You can run your answers through SQLite directly by running sqlite3 lahman.db to open the database and then entering .read proj1.sql

$ sqlite3 lahman.db
SQLite version 3.33.0 2020-08-14 13:23:32
Enter ".help" for usage hints.
sqlite> .read proj1.sql

This can help you catch any syntax errors in your SQLite.

To help debug your logic, we've provided output from each of the views you need to define in questions 1-4 for the data set you've been given. Your views should match ours, but note that your SQL queries should work on ANY data set. We will test your queries on a (set of) different database(s), so it is NOT sufficient to simply return these results in all cases! Please also note that queries that join on extra, unnecessary tables will slow down queries and not receive full credit on the hidden tests.

To run the test, from within the sp24-proj1-yourname directory:

$ python3 test.py
$ python3 test.py -q 4ii # This would run tests for only q4ii

Become familiar with the UNIX diff format, if you're not already, because our tests saves a simplified diff for any query executions that don't match in diffs/. As an example, the following output for diffs/q1i.txt::

- 1|1|1
+ Jumbo|Diaz|1984
+ Walter|Young|1980

indicates that your output has an extra 1|1|1 (the - at the beginning means the expected output doesn't include this line but your output has it) and is missing the lines Jumbo|Diaz|1984 and Walter|Young|1980 (the plus at the beginning means the expected output does include those lines but your output is missing it). If there is neither a + nor - at the beginning then it means that the line is in both your output and the expected output (your output is correct for that line).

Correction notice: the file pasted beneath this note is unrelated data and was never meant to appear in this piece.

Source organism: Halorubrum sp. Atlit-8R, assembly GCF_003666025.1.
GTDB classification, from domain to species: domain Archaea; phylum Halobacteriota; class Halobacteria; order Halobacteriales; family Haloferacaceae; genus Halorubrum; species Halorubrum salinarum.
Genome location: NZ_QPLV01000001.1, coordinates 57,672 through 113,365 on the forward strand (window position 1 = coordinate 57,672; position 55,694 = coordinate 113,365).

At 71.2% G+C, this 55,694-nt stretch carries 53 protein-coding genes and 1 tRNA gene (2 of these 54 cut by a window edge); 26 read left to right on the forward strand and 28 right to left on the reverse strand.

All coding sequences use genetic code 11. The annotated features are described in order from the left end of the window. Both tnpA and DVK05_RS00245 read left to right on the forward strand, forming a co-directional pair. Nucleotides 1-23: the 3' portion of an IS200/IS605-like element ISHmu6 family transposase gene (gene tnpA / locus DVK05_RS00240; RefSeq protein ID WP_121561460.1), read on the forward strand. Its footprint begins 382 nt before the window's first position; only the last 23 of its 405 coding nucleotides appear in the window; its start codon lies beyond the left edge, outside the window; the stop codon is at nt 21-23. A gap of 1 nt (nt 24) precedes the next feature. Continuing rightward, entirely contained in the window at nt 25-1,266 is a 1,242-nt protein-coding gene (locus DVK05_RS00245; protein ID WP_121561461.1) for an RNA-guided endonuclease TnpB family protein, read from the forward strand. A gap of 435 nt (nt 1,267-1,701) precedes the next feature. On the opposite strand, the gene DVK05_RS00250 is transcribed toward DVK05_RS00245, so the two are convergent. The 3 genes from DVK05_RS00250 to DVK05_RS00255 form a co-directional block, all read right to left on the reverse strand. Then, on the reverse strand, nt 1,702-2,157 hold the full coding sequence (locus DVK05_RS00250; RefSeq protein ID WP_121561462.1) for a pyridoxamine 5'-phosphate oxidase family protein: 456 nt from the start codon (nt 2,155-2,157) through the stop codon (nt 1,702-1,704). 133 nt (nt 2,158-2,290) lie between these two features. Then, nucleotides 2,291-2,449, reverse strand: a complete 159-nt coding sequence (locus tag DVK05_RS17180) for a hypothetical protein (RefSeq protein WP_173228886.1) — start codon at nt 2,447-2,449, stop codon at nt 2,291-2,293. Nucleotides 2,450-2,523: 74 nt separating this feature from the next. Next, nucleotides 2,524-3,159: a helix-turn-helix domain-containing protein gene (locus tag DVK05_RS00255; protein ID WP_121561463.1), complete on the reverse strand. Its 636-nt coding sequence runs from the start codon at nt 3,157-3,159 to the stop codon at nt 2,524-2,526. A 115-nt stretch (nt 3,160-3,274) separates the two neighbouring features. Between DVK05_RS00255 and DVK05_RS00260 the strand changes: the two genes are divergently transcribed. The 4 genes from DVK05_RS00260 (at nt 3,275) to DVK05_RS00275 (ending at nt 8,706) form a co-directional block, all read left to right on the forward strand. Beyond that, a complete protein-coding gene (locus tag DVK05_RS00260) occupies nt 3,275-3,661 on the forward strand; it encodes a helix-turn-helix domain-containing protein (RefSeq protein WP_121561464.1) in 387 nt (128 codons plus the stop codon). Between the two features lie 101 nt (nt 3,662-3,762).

If you care to look at the query outputs directly, ours are located in the expected_output directory. Your view output should be located in your solution's your_output directory once you run the tests.

Note: For queries where we don't specify the order, it doesn't matter how you sort your results; we will reorder before comparing. Note, however, that our test query output is sorted for these cases, so if you're trying to compare yours and ours manually line-by-line, make sure you use the proper ORDER BY clause (you can determine this by looking in test.py). Different versions of SQLite handle floating points slightly differently so we also round certain floating point values in our own queries. A full list is specified here for convenience:

SELECT * FROM q1i ORDER BY namefirst, namelast, birthyear;
SELECT * FROM q1ii ORDER BY namefirst, namelast, birthyear;
SELECT birthyear, ROUND(avgheight, 4), count FROM q1iii;
SELECT birthyear, ROUND(avgheight, 4), count FROM q1iv;
SELECT * FROM q2iii;
SELECT playerid, namefirst, namelast, yearid, ROUND(slg, 4) FROM q3i;
SELECT playerid, namefirst, namelast, ROUND(lslg, 4) FROM q3ii;
SELECT namefirst, namelast, ROUND(lslg, 4) FROM q3iii ORDER BY namefirst, namelast;
SELECT yearid, min, max, ROUND(avg, 4) FROM q4i;
SELECT * FROM q4ii WHERE binid <> 9;
WITH max_salary AS (SELECT MAX(salary) AS salary FROM salaries)
        SELECT binid, low,
            ((CASE WHEN high >= salary THEN '' ELSE 'not ' END) ||
                    'at least ' || salary) AS high, count
        FROM q4ii, max_salary WHERE binid = 9;
SELECT yearid, mindiff, maxdiff, ROUND(avgdiff, 4) FROM q4iii;
SELECT * FROM q4iv ORDER BY yearid, playerid;
SELECT team, ROUND(diffAvg, 4) FROM q4v ORDER BY team;

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